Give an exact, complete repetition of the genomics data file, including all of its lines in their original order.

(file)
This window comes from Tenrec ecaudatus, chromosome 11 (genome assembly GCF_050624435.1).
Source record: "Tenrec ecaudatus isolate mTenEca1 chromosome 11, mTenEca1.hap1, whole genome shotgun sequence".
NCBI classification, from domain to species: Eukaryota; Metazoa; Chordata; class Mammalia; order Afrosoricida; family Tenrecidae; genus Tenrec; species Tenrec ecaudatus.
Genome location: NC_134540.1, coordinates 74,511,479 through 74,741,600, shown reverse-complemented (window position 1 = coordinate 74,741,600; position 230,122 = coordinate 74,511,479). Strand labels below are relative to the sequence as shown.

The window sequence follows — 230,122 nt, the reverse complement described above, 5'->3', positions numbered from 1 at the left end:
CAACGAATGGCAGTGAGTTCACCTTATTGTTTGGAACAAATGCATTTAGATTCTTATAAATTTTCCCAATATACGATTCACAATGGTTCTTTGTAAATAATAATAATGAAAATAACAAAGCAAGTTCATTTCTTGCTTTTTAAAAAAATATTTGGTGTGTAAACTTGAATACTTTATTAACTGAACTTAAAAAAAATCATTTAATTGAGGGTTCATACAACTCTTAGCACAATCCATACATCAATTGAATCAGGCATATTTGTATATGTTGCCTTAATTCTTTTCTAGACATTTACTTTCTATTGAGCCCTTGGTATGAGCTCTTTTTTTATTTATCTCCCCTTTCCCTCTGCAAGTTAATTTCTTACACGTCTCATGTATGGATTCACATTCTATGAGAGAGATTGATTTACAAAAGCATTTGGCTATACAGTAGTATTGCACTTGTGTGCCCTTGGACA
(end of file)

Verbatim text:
This window comes from Tenrec ecaudatus, chromosome 11 (genome assembly GCF_050624435.1).
Source record: "Tenrec ecaudatus isolate mTenEca1 chromosome 11, mTenEca1.hap1, whole genome shotgun sequence".
NCBI classification, from domain to species: Eukaryota; Metazoa; Chordata; class Mammalia; order Afrosoricida; family Tenrecidae; genus Tenrec; species Tenrec ecaudatus.
Genome location: NC_134540.1, coordinates 74,511,479 through 74,741,600, shown reverse-complemented (window position 1 = coordinate 74,741,600; position 230,122 = coordinate 74,511,479). Strand labels below are relative to the sequence as shown.

The window sequence follows — 230,122 nt, the reverse complement described above, 5'->3', positions numbered from 1 at the left end:
CAACGAATGGCAGTGAGTTCACCTTATTGTTTGGAACAAATGCATTTAGATTCTTATAAATTTTCCCAATATACGATTCACAATGGTTCTTTGTAAATAATAATAATGAAAATAACAAAGCAAGTTCATTTCTTGCTTTTTAAAAAAATATTTGGTGTGTAAACTTGAATACTTTATTAACTGAACTTAAAAAAAATCATTTAATTGAGGGTTCATACAACTCTTAGCACAATCCATACATCAATTGAATCAGGCATATTTGTATATGTTGCCTTAATTCTTTTCTAGACATTTACTTTCTATTGAGCCCTTGGTATGAGCTCTTTTTTTATTTATCTCCCCTTTCCCTCTGCAAGTTAATTTCTTACACGTCTCATGTATGGATTCACATTCTATGAGAGAGATTGATTTACAAAAGCATTTGGCTATACAGTAGTATTGCACTTGTGTGCCCTTGGACA